Verizon pulls plug on Go90 mobile streaming
- Verizon announced it will end its Go90 service on July 31, Variety reported. The telecom giant in February said it would fold Go90, which provides free, ad-supported video service, into Oath, Verizon's content company whose brands include Yahoo and AOL. Many said that move pointed to doubt on the future of the video service.
- Go90 launched three years ago as a mobile-first video service for tech-savvy millennials, but was unable to grow a mass audience and secure major advertising dollars. After promoting Go90 programming on Oath sites and apps in the past six months, the total audience reached an average of more than 17 million unique viewers a month, per Variety.
- Verizon invested about $1.2 billion in technology and content for Go90 since its 2015 launch, Digiday reported. Now, Go90's shows and content will be returned to its production partners.
Verizon had high hopes for Go90, which was given that name because smartphone users typically tilt their devices 90 degrees to watch video on a horizontal screen, but the mobile video market has gotten more crowded in the past few years as wireless provides offer unlimited data plans and smartphone screens get larger and more sophisticated. Facebook, Twitter, Snapchat and Google are among the companies that are ramping up video content to appeal to advertisers and younger viewers, but they also have had their share of difficulties. Since its rollout last August, Facebook has struggled to drive viewership on its Watch video service. A study by social video analytics company Delmondo found the average viewing time to be just 23 seconds.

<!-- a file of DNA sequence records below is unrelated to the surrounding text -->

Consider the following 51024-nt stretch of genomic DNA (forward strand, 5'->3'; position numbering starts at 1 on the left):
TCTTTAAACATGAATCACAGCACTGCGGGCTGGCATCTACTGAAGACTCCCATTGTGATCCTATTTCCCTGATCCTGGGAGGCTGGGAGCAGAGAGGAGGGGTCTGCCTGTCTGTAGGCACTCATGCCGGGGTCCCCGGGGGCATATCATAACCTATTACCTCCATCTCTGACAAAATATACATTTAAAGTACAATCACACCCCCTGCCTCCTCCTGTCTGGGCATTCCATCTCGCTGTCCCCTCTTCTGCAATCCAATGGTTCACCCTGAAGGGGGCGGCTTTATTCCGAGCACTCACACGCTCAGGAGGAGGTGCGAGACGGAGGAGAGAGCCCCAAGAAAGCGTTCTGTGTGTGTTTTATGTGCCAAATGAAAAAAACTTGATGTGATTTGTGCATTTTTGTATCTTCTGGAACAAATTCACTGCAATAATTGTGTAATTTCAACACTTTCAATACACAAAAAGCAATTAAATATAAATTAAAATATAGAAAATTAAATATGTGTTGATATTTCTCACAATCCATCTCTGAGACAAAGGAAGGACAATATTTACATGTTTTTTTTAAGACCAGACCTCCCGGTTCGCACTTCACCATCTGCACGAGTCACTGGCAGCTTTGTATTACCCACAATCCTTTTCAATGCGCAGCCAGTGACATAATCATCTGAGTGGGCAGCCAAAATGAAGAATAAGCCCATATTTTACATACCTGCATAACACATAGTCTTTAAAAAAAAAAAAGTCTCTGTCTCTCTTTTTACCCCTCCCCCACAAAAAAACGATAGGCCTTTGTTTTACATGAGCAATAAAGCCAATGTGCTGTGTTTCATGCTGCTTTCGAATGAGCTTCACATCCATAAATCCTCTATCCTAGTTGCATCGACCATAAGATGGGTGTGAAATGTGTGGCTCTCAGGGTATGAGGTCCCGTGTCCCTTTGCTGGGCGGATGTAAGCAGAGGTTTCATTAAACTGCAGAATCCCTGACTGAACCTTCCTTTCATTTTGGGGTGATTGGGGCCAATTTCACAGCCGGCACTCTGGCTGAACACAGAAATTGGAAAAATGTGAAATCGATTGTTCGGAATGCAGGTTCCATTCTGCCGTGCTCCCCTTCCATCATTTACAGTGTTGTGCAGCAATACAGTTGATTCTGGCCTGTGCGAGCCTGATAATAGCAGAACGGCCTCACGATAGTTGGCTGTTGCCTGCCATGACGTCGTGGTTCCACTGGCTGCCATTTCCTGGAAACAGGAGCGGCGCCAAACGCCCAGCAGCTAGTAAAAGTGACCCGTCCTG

Go90's end comes as telecom companies like Verizon have spent billions of dollars on content strategies to boost the value proposition of a mobile subscription, most recently culminating in AT&T's $85.4 billion acquisition of Time Warner. The strategy makes sense, especially as households cancel cable service in favor of video streaming services like Netflix. But video can be expensive to produce, which means reaching a mass audience and booking advertising spots is critical for profitability. Even without Go90, Verizon continues to invest in content, as seen with its exclusive agreements to distribute NFL and NBA games and related content through Yahoo Sports. The company also is looking to boost news and entertainment mobile content, per Variety.
In addition to sports programming, Verizon bought content from AwesomenessTV, Complex Networks, Vice Media, New Form and Endemol Shine North America. Verizon also spent heavily on technology, with the $200 million acquisition of OnCue, a former division of Intel that had developed an over-the-top video service that never rolled out. Verizon later acquired Vessel, a struggling internet-video startup and laid off most of the former OnCue team to give the former Vessel team control of Go90's development. Chip Canter, a former executive in NBCUniversal's digital distribution group, was hired in 2016 as Go90's general manager but left the company last year.